Africa afraid of being taken hostage
An interesting blog on the COP15-website. It would be very brave of African countries to walk out of the Bella Center in Copenhagen if the deal gets to bad in December. However, having been in Eritrea and see firsthand what happens if a country is „self-relied“ and „strong and honest“ makes me wonder if this strategy, while being morally probably the better one, is in realpolitik really senseful. Interesting that the otherwise rather mainstreamed WWF has the position stated here.
Highly vulnerable to the effects of climate change, Africa badly needs an agreement in Copenhagen. But an agreement could become so weak, that it would be better to walk away, some analysts say.
Can a global deal become so weak that Africa will do better by walking out of the UN negotiations in Copenhagen this December? The issue is being debated at news site AllAfrica as a new report by two UN institutions highlights the continent’s vulnerability to climate change.
„If the (Copenhagen) deal does not respond to the expectation of African nations to adapt to climate change, (and) if it fails to provide the necessary finance, technology and capacity building, then Africa should consider not signing in Copenhagen,“ argues Hawa Sow, Africa Climate Policy Coordinator at global conservation organization WWF, adding that „a really bad deal could be worse than no deal“.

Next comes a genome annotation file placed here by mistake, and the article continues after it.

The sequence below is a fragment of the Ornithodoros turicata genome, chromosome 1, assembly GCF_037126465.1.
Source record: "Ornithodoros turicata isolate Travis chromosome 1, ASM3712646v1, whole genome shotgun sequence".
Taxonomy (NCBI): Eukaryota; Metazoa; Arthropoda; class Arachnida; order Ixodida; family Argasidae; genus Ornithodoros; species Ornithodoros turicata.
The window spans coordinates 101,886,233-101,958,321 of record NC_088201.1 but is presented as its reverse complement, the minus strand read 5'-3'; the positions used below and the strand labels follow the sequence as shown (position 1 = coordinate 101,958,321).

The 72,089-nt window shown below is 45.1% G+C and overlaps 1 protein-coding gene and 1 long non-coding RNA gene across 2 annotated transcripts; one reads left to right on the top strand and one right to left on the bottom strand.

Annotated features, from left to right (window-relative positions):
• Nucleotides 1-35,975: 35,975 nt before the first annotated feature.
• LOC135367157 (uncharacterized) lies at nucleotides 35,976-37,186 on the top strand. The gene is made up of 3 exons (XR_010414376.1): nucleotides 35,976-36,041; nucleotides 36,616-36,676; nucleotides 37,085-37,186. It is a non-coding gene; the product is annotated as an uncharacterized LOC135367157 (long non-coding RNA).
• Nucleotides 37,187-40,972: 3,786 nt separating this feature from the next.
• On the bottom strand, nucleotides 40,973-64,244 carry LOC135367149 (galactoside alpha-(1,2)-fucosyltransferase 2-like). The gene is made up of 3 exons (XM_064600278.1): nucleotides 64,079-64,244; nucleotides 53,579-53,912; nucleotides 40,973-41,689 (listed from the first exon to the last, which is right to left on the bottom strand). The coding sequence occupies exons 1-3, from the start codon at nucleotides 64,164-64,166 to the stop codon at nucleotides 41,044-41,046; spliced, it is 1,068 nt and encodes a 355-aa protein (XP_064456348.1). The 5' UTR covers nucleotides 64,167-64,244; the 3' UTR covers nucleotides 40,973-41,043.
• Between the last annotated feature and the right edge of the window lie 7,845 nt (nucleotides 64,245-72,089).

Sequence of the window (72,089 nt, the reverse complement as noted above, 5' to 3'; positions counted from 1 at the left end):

The opposite view is held by Gabriel Odima, President of the US based Africa Center for Peace and Democracy:
„(The African continent) is facing a real challenge in dealing with climate change. Poor governance, lack of democracy, lack of political will and institutional framework are some of the challenges facing Africa. But threatening to walk away from the negotiations is not a wise idea,“ Gabriel Odima states, while adding that „the African Union should put its house in order first and come up with a workable plan to address the problems relating to climate change in Africa.“
WWF’s Africa Climate Policy Coordinator does not try to hide the fact that following the international negotiations has made her pessimistic.
„We would like the Copenhagen deal to provide special help and treatment for Africa and other vulnerable countries, but at the current state of the negotiations, we are not very confident that this will happen to a high enough level,“ she says.
„Suggestions that we can do without the Kyoto Protocol (as has been suggested by primarily USA, editors remark) and replace it with an entirely new instrument are unproductive at this point. It will take too long, and we have no way of knowing what we will get. And it is very likely that the process will just lead to a prolonged race to the bottom,“ says Hawa Sow.